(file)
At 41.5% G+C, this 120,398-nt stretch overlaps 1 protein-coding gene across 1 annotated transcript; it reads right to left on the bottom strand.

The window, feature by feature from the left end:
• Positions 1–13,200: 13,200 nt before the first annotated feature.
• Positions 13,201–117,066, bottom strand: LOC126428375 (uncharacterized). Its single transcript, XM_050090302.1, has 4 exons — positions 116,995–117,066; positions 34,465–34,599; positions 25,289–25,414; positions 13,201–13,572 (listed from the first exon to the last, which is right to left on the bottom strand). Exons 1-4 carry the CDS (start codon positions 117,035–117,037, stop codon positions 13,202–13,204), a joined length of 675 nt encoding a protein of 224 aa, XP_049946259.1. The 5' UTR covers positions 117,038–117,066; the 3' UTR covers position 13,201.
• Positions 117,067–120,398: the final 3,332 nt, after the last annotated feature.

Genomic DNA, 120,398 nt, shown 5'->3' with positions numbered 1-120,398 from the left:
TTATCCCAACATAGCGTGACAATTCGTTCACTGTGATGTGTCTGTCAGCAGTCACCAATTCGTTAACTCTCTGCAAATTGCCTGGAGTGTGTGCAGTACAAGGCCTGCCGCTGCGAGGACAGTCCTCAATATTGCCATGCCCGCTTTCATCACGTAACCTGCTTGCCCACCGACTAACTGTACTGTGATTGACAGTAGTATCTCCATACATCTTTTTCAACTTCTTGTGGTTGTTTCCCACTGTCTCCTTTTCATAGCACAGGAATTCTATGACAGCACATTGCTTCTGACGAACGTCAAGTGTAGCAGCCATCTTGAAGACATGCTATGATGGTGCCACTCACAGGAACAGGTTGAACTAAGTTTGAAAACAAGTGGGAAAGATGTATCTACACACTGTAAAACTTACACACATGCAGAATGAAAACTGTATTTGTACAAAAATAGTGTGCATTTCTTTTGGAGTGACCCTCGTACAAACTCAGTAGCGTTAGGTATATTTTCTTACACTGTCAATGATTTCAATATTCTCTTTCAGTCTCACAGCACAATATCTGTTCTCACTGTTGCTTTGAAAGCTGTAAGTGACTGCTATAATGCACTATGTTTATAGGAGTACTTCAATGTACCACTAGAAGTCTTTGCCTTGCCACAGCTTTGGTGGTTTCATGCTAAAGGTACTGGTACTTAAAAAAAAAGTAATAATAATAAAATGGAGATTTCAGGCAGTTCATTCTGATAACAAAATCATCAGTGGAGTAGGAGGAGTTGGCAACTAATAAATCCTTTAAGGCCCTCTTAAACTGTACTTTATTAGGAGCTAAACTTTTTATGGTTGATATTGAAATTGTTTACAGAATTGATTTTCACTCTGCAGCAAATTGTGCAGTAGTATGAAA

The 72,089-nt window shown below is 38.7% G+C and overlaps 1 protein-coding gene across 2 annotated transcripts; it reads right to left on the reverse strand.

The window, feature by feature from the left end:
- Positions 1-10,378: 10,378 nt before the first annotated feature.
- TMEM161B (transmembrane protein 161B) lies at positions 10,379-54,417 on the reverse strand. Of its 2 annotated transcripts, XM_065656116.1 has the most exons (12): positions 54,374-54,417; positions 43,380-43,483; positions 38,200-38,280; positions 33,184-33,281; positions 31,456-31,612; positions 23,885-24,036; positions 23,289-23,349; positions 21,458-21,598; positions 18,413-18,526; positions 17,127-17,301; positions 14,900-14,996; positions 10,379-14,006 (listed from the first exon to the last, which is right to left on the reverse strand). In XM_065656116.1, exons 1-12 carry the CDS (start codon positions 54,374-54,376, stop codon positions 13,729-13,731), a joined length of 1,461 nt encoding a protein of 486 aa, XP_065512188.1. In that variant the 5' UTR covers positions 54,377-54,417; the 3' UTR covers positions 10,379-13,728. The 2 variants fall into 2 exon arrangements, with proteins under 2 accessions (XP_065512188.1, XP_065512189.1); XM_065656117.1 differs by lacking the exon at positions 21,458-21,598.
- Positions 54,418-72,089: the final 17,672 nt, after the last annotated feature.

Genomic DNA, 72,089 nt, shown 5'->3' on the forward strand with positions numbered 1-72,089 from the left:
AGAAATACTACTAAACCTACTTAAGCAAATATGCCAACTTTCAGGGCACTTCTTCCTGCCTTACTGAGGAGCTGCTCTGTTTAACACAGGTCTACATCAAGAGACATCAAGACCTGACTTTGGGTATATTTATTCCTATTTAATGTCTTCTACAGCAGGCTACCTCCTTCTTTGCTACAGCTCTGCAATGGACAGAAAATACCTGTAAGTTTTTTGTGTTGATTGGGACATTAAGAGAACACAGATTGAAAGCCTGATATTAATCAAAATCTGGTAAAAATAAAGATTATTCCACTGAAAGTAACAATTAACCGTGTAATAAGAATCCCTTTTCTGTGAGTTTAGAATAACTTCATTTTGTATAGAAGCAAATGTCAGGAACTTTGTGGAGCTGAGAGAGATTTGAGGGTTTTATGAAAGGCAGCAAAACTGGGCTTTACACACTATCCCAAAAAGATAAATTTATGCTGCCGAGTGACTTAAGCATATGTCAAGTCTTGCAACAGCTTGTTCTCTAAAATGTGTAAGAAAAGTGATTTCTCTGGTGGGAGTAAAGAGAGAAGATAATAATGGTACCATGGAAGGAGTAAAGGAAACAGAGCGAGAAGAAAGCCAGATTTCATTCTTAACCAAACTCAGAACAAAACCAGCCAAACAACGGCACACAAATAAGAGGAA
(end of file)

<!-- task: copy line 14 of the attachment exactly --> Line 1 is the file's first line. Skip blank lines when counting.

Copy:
AGAAATACTACTAAACCTACTTAAGCAAATATGCCAACTTTCAGGGCACTTCTTCCTGCCTTACTGAGGAGCTGCTCTGTTTAACACAGGTCTACATCAAGAGACATCAAGACCTGACTTTGGGTATATTTATTCCTATTTAATGTCTTCTACAGCAGGCTACCTCCTTCTTTGCTACAGCTCTGCAATGGACAGAAAATACCTGTAAGTTTTTTGTGTTGATTGGGACATTAAGAGAACACAGATTGAAAGCCTGATATTAATCAAAATCTGGTAAAAATAAAGATTATTCCACTGAAAGTAACAATTAACCGTGTAATAAGAATCCCTTTTCTGTGAGTTTAGAATAACTTCATTTTGTATAGAAGCAAATGTCAGGAACTTTGTGGAGCTGAGAGAGATTTGAGGGTTTTATGAAAGGCAGCAAAACTGGGCTTTACACACTATCCCAAAAAGATAAATTTATGCTGCCGAGTGACTTAAGCATATGTCAAGTCTTGCAACAGCTTGTTCTCTAAAATGTGTAAGAAAAGTGATTTCTCTGGTGGGAGTAAAGAGAGAAGATAATAATGGTACCATGGAAGGAGTAAAGGAAACAGAGCGAGAAGAAAGCCAGATTTCATTCTTAACCAAACTCAGAACAAAACCAGCCAAACAACGGCACACAAATAAGAGGAA